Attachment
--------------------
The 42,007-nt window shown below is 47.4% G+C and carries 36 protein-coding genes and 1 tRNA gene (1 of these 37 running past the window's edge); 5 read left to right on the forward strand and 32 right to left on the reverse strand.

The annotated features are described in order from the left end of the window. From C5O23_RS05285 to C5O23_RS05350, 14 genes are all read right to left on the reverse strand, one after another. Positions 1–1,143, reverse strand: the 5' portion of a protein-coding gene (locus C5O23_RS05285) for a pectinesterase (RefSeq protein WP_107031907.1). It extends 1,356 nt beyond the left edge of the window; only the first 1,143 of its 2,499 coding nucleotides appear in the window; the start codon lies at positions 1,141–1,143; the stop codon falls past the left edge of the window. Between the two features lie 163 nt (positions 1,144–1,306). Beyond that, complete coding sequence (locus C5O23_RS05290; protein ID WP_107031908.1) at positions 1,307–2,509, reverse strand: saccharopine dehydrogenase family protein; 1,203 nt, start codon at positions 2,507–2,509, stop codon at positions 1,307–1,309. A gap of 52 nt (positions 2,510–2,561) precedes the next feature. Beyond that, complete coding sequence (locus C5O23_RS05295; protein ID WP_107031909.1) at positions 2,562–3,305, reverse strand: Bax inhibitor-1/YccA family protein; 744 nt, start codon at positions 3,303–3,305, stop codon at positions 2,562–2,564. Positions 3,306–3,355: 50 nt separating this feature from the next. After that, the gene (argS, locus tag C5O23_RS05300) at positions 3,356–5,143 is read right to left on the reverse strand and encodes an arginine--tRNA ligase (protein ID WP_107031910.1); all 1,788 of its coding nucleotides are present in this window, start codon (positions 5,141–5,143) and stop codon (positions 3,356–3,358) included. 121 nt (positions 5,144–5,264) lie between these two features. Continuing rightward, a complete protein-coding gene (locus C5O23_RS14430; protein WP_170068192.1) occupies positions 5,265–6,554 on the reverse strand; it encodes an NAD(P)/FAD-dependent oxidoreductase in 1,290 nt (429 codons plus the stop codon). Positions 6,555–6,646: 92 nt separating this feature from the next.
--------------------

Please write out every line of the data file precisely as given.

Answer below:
The 42,007-nt window shown below is 47.4% G+C and carries 36 protein-coding genes and 1 tRNA gene (1 of these 37 running past the window's edge); 5 read left to right on the forward strand and 32 right to left on the reverse strand.

The annotated features are described in order from the left end of the window. From C5O23_RS05285 to C5O23_RS05350, 14 genes are all read right to left on the reverse strand, one after another. Positions 1–1,143, reverse strand: the 5' portion of a protein-coding gene (locus C5O23_RS05285) for a pectinesterase (RefSeq protein WP_107031907.1). It extends 1,356 nt beyond the left edge of the window; only the first 1,143 of its 2,499 coding nucleotides appear in the window; the start codon lies at positions 1,141–1,143; the stop codon falls past the left edge of the window. Between the two features lie 163 nt (positions 1,144–1,306). Beyond that, complete coding sequence (locus C5O23_RS05290; protein ID WP_107031908.1) at positions 1,307–2,509, reverse strand: saccharopine dehydrogenase family protein; 1,203 nt, start codon at positions 2,507–2,509, stop codon at positions 1,307–1,309. A gap of 52 nt (positions 2,510–2,561) precedes the next feature. Beyond that, complete coding sequence (locus C5O23_RS05295; protein ID WP_107031909.1) at positions 2,562–3,305, reverse strand: Bax inhibitor-1/YccA family protein; 744 nt, start codon at positions 3,303–3,305, stop codon at positions 2,562–2,564. Positions 3,306–3,355: 50 nt separating this feature from the next. After that, the gene (argS, locus tag C5O23_RS05300) at positions 3,356–5,143 is read right to left on the reverse strand and encodes an arginine--tRNA ligase (protein ID WP_107031910.1); all 1,788 of its coding nucleotides are present in this window, start codon (positions 5,141–5,143) and stop codon (positions 3,356–3,358) included. 121 nt (positions 5,144–5,264) lie between these two features. Continuing rightward, a complete protein-coding gene (locus C5O23_RS14430; protein WP_170068192.1) occupies positions 5,265–6,554 on the reverse strand; it encodes an NAD(P)/FAD-dependent oxidoreductase in 1,290 nt (429 codons plus the stop codon). Positions 6,555–6,646: 92 nt separating this feature from the next.